As a matter of fact, before you even complete an application for Life Insurance you should make a detailed listing of all your doctors names, addresses, and phone numbers. Also, you should create a detailed account of any prescription medication, the frequency, the dosage, which Dr. Prescribed the medication, how long you been taking it and what condition it’s taken for.
So you've always wondered why it takes so long to get a life insurance application approved or to get an offer from a Life Insurance Company?
Well, I know that you’d like for the answer to be an industry insider secret that I can reveal to you. But usually the holdup is waiting for your Attending Physicians statements (APS) also known as your doctor's records.
While current laws permit positions to electronically transmit your records two the third party vendors authorized by the life insurance company you have applied with, most doctors offices will not transfer records in this manner.
And many times the HIPPA authorization that you sign to allow the insurance company to obtain your records, does not have the exact wording your Dr. would like to have on file to protect his own hide.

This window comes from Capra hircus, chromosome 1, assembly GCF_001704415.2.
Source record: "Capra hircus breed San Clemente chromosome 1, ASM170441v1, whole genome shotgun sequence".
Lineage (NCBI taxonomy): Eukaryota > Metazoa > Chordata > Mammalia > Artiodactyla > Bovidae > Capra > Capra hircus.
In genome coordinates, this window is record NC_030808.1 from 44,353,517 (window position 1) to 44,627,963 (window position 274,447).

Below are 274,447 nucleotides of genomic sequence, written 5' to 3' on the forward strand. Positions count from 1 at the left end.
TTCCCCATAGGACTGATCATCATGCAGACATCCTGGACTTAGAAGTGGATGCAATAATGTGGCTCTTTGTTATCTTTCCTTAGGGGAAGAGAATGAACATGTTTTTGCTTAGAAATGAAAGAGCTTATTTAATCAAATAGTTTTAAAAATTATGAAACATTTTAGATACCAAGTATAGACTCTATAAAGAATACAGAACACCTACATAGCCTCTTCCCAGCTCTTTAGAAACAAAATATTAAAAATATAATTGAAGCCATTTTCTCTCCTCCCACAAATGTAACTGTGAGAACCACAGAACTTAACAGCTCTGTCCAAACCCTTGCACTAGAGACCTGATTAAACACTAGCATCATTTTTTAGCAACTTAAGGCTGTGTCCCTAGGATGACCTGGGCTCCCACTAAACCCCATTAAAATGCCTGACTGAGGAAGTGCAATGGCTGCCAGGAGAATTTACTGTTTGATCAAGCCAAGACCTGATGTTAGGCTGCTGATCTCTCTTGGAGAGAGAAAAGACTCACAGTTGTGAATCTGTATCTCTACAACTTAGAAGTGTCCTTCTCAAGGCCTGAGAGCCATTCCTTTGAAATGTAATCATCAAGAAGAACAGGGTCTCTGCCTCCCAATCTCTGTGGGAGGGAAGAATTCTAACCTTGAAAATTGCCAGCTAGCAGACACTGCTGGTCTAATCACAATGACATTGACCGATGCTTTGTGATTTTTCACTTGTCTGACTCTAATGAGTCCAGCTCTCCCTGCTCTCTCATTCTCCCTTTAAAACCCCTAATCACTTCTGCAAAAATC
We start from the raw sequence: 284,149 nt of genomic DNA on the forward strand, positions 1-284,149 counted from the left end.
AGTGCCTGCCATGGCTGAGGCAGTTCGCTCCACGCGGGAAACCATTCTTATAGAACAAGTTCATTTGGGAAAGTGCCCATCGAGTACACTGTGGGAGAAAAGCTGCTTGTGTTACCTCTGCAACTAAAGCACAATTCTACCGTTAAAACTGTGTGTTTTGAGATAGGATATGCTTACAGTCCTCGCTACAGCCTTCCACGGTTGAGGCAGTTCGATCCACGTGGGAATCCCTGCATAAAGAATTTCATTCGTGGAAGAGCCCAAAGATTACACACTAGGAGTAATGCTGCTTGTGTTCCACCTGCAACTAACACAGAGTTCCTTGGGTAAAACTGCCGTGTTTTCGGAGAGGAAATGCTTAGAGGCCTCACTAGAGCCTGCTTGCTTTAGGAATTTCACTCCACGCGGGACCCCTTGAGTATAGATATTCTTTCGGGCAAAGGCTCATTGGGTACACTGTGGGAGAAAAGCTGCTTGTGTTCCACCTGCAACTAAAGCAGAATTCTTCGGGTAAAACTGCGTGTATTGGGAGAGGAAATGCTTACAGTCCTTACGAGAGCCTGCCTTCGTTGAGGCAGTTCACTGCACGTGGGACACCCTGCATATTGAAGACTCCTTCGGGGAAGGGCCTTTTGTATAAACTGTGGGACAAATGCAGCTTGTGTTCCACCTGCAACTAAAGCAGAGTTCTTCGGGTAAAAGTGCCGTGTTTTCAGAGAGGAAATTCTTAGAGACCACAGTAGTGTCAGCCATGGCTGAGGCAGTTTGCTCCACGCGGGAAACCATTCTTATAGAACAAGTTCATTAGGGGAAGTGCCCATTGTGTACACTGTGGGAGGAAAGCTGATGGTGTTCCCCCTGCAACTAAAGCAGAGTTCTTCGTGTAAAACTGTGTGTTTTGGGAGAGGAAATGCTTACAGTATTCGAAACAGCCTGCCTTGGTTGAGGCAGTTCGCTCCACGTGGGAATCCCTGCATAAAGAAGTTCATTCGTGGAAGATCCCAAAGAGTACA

So, the chess match of obtaining your medical records begins and thus artificially extends the link of time it should take to gather all necessary information for an underwriter to make a decision on your life insurance policy.
Sidenote: We could write a whole book of all the things that will hold up the insurance companies from getting your doctor's records. Anything from not actually receiving the requests to “we only send out records every 12th Tuesday” We've heard and seen it all!
Typically, once an underwriter has all the necessary information in front of them a decision can be made in a matter of days.
And honestly, this is where your agents experience separates him from the amateurs. Undoubtedly this is not a game for beginners, in fact, this is a game only understood and best played by grizzled veterans.
An agent has to know when to use vinegar and when to use honey. Quite frankly the nuances are subtle at best when buying life insurance.
Brantley is a practicing life insurance agent and has been for nearly 18 years. After years of trying to sell like his sales managers wanted him to, he discovered that people want to buy life insurance if you actually explain the benefits.